1. Department of Radiology, Daping Hospital, Army Medical University, Chongqing 400042, China.
2. State Key Laboratory of Trauma, Burn and Combined Injury, Daping Hospital, Army Medical University, Chongqing 400042, China.
3. Chongqing Clinical Research Center of Imaging and Nuclear Medicine, Chongqing 400042, China.
4. Department of Neurosurgery, Daping Hospital, Army Medical University, Chongqing 400042, China.
#These authors contributed equally to this work.
Malignant glioma is the most common brain tumor in adults. Despite the great advances in anti-glioma treatments which have led to significant improvement in clinical outcomes, tumor recurrence remains the major cause of mortality. Increased cancer cell stemness and invasiveness are correlated with glioma progression. By searching the Cancer Genome Atlas, we showed that the expression of miR-7156-3p is significantly decreased in glioma tissues compared to the normal brain, and the decreased level of miR-7156-3p is closely correlated with glioma grade and patient survival. Clinical study consistently confirmed that miR-7156-3p is negatively correlated with glioma grade. Cell culture and animal experiments revealed that inhibition of miR-7156-3p effectively stimulates glioma cell stemness, invasion, and growth. In contrast, the augmentation of miR-7156-3p inhibits these phenotypes. Using Next-generation sequencing combined with target prediction approach, Homeobox D13 (HOXD13) is identified as the target gene of miR-7156-3p and further validated by luciferase reporter assay and cell transfection experiments. Additional in vitro and animal experiments demonstrated that miR-7156-3p regulates glioma cell stemness, invasion, and growth by mediating HOXD13. In conclusion, our findings provide new insight into the regulation of glioma stemness and invasiveness and may propose a potential strategy for anti-glioma treatment. Moreover, miR-7156-3p may serve as a candidate biomarker for predicting glioma progression in clinical practice.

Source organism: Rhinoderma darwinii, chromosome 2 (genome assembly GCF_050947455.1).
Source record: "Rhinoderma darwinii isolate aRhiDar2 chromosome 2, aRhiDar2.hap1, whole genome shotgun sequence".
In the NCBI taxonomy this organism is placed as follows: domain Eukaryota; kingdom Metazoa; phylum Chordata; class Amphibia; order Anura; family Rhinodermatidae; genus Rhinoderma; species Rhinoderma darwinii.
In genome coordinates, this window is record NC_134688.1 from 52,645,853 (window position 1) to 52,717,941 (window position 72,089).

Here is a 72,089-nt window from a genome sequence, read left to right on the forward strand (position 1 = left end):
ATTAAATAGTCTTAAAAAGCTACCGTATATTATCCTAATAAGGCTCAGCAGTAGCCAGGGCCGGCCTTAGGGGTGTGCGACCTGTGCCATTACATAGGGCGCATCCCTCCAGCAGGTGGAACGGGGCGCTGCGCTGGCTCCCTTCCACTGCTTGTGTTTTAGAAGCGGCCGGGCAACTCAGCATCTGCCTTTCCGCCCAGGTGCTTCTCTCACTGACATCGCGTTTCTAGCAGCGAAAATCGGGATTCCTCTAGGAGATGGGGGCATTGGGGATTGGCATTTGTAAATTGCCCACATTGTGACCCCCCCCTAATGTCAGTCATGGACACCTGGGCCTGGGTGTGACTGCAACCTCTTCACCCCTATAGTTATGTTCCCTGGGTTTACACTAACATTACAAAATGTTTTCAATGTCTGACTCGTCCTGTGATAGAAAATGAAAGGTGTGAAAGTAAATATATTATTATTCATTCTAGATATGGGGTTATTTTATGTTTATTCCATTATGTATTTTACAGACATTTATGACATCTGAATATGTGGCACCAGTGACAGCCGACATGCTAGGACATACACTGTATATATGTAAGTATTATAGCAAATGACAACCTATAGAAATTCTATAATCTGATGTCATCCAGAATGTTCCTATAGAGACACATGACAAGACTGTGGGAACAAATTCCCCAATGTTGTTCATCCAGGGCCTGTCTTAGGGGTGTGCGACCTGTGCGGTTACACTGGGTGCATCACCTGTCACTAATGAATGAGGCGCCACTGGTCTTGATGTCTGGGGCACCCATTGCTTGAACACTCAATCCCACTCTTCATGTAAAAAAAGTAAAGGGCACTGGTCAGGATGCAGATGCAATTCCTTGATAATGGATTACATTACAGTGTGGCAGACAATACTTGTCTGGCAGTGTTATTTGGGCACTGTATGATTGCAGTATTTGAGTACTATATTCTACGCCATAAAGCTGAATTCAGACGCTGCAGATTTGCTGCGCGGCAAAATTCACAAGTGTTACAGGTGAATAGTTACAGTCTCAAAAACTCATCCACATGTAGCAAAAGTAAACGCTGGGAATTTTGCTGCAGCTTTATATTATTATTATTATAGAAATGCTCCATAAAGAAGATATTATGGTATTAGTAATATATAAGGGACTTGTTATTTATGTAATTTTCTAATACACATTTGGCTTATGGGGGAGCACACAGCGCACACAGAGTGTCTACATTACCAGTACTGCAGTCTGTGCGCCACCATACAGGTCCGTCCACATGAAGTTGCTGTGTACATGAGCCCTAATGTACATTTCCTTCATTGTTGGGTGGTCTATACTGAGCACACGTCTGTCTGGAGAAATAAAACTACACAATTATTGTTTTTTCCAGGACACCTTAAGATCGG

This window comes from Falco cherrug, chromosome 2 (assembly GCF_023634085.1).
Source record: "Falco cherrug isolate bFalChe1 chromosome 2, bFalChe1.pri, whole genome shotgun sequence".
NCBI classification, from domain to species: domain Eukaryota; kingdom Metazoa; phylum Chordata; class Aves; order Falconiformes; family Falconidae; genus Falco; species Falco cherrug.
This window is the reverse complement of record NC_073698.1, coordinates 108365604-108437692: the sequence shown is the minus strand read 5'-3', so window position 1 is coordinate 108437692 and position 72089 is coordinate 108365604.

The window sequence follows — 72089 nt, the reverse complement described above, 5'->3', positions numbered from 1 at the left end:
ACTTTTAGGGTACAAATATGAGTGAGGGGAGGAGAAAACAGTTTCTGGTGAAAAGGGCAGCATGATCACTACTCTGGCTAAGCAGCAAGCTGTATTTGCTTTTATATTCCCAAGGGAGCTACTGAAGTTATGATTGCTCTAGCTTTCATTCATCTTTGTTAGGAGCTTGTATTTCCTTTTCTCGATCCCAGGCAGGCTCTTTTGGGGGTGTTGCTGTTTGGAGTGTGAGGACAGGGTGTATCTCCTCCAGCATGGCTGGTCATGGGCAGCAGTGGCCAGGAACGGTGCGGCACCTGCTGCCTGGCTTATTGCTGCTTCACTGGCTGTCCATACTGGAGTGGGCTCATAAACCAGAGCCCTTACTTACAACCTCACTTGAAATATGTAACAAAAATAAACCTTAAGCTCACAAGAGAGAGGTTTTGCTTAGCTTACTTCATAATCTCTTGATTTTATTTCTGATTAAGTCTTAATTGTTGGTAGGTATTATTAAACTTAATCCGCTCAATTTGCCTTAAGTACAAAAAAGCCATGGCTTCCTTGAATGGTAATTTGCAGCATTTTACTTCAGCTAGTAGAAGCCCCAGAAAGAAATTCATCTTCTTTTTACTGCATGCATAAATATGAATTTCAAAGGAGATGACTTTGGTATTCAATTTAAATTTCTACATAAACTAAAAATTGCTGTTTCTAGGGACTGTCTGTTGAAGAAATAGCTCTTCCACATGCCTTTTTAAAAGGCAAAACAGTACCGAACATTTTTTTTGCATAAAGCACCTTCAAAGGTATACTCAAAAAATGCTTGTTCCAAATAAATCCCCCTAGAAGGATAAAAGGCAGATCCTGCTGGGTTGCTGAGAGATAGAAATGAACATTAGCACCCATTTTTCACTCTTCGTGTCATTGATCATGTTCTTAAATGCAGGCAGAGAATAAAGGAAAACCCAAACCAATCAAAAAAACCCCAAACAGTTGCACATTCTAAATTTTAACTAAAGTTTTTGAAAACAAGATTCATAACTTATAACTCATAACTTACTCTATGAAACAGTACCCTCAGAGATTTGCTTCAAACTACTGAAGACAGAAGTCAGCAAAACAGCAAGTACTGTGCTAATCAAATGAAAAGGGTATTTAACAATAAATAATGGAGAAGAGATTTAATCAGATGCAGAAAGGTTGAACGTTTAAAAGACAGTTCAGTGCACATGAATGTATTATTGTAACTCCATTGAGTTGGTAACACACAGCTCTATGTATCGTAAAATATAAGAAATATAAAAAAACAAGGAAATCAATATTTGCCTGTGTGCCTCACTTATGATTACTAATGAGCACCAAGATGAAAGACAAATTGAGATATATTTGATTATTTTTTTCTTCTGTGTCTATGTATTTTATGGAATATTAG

Keywords: miR-7156-3p, HOXD13, stemness, glioma, invasion, biomarker